TVA audit reveals Bechtel overcharged by $7M for Watts Bar Unit 2 work
- An audit by the Tennessee Valley Authority Inspector General revealed Bechtel Power Corp. overcharged the federal utility by almost $7 million for work done between 2010 and 2015 to complete Unit 2 at the Watts Bar nuclear plant.
- Tennessee Valley Authority's new 1,150-MW reactor began operation last year as the first new nuclear unit in the United States in two decades.
- According to the audit, Bechtel overbilled TVA by $6.8 million, including $3.8 million for "ineligible craft labor and related costs, and almost $3 million in "ineligible and excessive craft labor costs for material handling." According to the contractor, the audit does not accurately reflect its agreements regarding union labor.
Bechtel disputes the inspector general's findings, according to reports in the Times Free Press, while a utility spokesman says it is still in negotiations over payment. If the findings are verified, TVA spokesman Jim Hopson said the utility will "pursue the appropriate course of action to make sure this situation is rectified."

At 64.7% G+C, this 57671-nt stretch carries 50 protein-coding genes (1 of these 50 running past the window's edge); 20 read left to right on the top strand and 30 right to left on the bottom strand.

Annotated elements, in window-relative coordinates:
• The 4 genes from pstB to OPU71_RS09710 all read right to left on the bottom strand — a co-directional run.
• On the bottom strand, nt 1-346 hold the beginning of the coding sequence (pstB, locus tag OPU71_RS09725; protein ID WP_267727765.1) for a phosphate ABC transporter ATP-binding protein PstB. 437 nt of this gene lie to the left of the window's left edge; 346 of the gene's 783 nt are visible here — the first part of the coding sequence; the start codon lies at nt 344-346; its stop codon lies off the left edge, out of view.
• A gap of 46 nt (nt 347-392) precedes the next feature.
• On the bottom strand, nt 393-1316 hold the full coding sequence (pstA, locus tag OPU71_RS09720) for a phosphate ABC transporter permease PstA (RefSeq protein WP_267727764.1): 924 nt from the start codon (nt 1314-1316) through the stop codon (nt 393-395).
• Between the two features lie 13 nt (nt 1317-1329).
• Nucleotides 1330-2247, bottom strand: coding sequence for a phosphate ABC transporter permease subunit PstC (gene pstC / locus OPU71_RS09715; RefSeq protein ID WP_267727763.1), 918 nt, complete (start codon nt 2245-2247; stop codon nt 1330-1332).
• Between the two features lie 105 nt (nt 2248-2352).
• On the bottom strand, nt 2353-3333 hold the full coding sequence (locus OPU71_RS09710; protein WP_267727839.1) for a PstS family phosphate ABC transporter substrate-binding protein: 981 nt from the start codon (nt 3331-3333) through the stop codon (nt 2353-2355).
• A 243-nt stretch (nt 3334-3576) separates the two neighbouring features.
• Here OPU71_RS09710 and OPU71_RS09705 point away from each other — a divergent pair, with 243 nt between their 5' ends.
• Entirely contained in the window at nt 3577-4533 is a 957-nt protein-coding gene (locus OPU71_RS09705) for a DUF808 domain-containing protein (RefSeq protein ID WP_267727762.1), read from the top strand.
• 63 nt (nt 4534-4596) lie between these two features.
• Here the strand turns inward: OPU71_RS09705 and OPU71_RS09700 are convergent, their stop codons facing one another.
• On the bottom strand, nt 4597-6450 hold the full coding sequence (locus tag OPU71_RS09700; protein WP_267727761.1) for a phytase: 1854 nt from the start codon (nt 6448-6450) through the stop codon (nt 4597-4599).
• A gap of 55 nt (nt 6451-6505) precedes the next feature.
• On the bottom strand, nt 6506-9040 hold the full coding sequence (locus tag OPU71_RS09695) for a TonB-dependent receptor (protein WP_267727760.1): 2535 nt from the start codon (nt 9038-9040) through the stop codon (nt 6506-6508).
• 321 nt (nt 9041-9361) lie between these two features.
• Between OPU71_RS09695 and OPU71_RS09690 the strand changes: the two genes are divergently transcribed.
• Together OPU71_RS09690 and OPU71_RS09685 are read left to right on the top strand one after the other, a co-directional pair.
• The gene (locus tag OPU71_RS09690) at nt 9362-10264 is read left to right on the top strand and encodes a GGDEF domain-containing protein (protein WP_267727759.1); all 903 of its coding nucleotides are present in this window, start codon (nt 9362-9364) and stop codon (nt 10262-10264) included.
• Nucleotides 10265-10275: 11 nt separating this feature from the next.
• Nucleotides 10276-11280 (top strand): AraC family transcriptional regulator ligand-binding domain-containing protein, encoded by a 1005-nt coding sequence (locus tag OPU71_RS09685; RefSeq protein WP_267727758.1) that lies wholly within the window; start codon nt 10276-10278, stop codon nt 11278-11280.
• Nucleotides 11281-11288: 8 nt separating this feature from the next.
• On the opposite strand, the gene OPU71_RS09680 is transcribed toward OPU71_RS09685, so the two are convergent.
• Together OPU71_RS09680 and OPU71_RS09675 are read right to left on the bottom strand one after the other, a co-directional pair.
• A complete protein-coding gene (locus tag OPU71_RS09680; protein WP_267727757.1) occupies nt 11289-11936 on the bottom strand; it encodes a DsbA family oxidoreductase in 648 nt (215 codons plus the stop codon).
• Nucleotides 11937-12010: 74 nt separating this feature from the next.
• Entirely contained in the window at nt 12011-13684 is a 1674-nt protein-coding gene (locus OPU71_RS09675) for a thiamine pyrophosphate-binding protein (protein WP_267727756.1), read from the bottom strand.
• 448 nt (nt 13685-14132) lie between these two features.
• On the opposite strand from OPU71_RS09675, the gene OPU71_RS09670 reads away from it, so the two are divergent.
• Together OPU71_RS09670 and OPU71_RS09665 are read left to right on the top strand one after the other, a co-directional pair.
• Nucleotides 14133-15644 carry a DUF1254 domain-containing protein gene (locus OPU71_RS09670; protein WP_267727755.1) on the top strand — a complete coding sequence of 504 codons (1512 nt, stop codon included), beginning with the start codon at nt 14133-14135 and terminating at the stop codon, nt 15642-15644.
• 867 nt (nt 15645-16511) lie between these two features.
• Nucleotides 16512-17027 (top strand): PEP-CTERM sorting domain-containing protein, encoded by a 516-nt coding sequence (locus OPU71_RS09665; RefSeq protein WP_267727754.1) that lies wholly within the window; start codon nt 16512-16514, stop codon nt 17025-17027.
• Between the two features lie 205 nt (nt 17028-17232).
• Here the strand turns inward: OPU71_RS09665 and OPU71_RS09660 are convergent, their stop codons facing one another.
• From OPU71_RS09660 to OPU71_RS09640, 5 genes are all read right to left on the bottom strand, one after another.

According to the audit, Bechtel overcharged for work completed between Jan. 1, 2010 and June 30, 2015.
A summary of the audit shows Bechtel overbilled by $3.8 million for "ineligible craft labor and related costs," which included ineligible overtime and double time costs, ineligible personnel history questionnaire incentive payments, and ineligible and/or unsupported meal allowances.
Another $2.9 million was overbilled for "ineligible and excessive craft labor costs for material handling." A much smaller amount was allegedly overbilled for craft labor "due to using an incorrect rate for the craft labor Helmets to Hardhats contribution," a program for military veterans in construction.
Bechtel spokesman Fred deSousa told the Times Free Press, "we have and will continue to provide the documentation to TVA that support our billing process which is in accordance with the terms and conditions of our contract and in compliance with applicable law."
Unit 2 began operations last year. It cost $4.7 billion to develop, and is part of a long-term plan during which TVA will also add up to 3,800 MW of solar and 1,750 MW of wind by 2033. Unit 2 was the first new commercial nuclear reactor in the United States to begin operation in 20 years.
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